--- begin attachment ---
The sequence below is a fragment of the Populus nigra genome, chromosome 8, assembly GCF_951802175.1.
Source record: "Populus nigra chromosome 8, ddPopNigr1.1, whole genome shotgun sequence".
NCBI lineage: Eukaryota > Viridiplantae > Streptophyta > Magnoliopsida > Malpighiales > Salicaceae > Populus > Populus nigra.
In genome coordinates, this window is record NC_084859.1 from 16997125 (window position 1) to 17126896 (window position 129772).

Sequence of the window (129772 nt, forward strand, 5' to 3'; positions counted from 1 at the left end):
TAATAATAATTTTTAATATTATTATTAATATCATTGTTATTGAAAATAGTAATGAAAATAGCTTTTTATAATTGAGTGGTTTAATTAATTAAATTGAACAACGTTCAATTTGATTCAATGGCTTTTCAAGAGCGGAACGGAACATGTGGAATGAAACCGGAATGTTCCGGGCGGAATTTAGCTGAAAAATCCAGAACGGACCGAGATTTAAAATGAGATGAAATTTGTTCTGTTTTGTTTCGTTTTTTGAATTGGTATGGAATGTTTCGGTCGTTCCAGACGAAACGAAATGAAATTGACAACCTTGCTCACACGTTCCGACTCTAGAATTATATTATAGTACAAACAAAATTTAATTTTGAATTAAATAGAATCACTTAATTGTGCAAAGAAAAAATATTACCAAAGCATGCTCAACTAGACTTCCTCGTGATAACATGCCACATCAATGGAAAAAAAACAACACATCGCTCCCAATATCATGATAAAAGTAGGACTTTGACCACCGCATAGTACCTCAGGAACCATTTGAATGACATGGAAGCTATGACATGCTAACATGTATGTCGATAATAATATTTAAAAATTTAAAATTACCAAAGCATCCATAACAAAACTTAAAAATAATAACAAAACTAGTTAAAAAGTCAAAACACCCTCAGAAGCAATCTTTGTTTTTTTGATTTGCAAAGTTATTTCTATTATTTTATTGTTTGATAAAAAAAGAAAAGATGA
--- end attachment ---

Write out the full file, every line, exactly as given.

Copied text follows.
The sequence below is a fragment of the Populus nigra genome, chromosome 8, assembly GCF_951802175.1.
Source record: "Populus nigra chromosome 8, ddPopNigr1.1, whole genome shotgun sequence".
NCBI lineage: Eukaryota > Viridiplantae > Streptophyta > Magnoliopsida > Malpighiales > Salicaceae > Populus > Populus nigra.
In genome coordinates, this window is record NC_084859.1 from 16997125 (window position 1) to 17126896 (window position 129772).

Sequence of the window (129772 nt, forward strand, 5' to 3'; positions counted from 1 at the left end):
TAATAATAATTTTTAATATTATTATTAATATCATTGTTATTGAAAATAGTAATGAAAATAGCTTTTTATAATTGAGTGGTTTAATTAATTAAATTGAACAACGTTCAATTTGATTCAATGGCTTTTCAAGAGCGGAACGGAACATGTGGAATGAAACCGGAATGTTCCGGGCGGAATTTAGCTGAAAAATCCAGAACGGACCGAGATTTAAAATGAGATGAAATTTGTTCTGTTTTGTTTCGTTTTTTGAATTGGTATGGAATGTTTCGGTCGTTCCAGACGAAACGAAATGAAATTGACAACCTTGCTCACACGTTCCGACTCTAGAATTATATTATAGTACAAACAAAATTTAATTTTGAATTAAATAGAATCACTTAATTGTGCAAAGAAAAAATATTACCAAAGCATGCTCAACTAGACTTCCTCGTGATAACATGCCACATCAATGGAAAAAAAACAACACATCGCTCCCAATATCATGATAAAAGTAGGACTTTGACCACCGCATAGTACCTCAGGAACCATTTGAATGACATGGAAGCTATGACATGCTAACATGTATGTCGATAATAATATTTAAAAATTTAAAATTACCAAAGCATCCATAACAAAACTTAAAAATAATAACAAAACTAGTTAAAAAGTCAAAACACCCTCAGAAGCAATCTTTGTTTTTTTGATTTGCAAAGTTATTTCTATTATTTTATTGTTTGATAAAAAAAGAAAAGATGA